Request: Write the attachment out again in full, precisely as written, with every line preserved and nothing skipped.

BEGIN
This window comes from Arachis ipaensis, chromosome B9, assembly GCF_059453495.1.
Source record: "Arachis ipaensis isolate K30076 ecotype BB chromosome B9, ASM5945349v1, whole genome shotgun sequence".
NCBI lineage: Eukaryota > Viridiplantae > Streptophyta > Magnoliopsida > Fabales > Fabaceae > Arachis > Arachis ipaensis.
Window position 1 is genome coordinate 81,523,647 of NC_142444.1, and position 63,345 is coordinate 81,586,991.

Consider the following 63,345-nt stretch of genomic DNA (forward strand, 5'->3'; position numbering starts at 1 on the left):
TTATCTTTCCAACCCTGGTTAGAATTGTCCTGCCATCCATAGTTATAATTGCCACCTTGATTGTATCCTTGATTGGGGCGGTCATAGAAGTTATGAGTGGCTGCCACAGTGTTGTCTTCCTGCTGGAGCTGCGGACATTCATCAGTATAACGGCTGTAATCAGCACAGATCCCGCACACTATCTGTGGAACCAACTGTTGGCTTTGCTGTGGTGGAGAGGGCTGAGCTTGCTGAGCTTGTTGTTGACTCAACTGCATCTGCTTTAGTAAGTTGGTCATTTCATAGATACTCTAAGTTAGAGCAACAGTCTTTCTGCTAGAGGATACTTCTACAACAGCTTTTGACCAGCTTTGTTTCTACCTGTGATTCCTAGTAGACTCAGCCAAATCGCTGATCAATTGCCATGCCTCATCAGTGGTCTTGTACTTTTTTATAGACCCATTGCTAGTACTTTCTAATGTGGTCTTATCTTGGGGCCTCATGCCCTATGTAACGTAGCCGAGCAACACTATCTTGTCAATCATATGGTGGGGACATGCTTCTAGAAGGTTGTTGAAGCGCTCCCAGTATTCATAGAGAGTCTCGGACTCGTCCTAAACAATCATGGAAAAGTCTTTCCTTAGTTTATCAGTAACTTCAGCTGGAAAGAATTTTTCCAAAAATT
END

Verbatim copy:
This window comes from Arachis ipaensis, chromosome B9, assembly GCF_059453495.1.
Source record: "Arachis ipaensis isolate K30076 ecotype BB chromosome B9, ASM5945349v1, whole genome shotgun sequence".
NCBI lineage: Eukaryota > Viridiplantae > Streptophyta > Magnoliopsida > Fabales > Fabaceae > Arachis > Arachis ipaensis.
Window position 1 is genome coordinate 81,523,647 of NC_142444.1, and position 63,345 is coordinate 81,586,991.

Consider the following 63,345-nt stretch of genomic DNA (forward strand, 5'->3'; position numbering starts at 1 on the left):
TTATCTTTCCAACCCTGGTTAGAATTGTCCTGCCATCCATAGTTATAATTGCCACCTTGATTGTATCCTTGATTGGGGCGGTCATAGAAGTTATGAGTGGCTGCCACAGTGTTGTCTTCCTGCTGGAGCTGCGGACATTCATCAGTATAACGGCTGTAATCAGCACAGATCCCGCACACTATCTGTGGAACCAACTGTTGGCTTTGCTGTGGTGGAGAGGGCTGAGCTTGCTGAGCTTGTTGTTGACTCAACTGCATCTGCTTTAGTAAGTTGGTCATTTCATAGATACTCTAAGTTAGAGCAACAGTCTTTCTGCTAGAGGATACTTCTACAACAGCTTTTGACCAGCTTTGTTTCTACCTGTGATTCCTAGTAGACTCAGCCAAATCGCTGATCAATTGCCATGCCTCATCAGTGGTCTTGTACTTTTTTATAGACCCATTGCTAGTACTTTCTAATGTGGTCTTATCTTGGGGCCTCATGCCCTATGTAACGTAGCCGAGCAACACTATCTTGTCAATCATATGGTGGGGACATGCTTCTAGAAGGTTGTTGAAGCGCTCCCAGTATTCATAGAGAGTCTCGGACTCGTCCTAAACAATCATGGAAAAGTCTTTCCTTAGTTTATCAGTAACTTCAGCTGGAAAGAATTTTTCCAAAAATT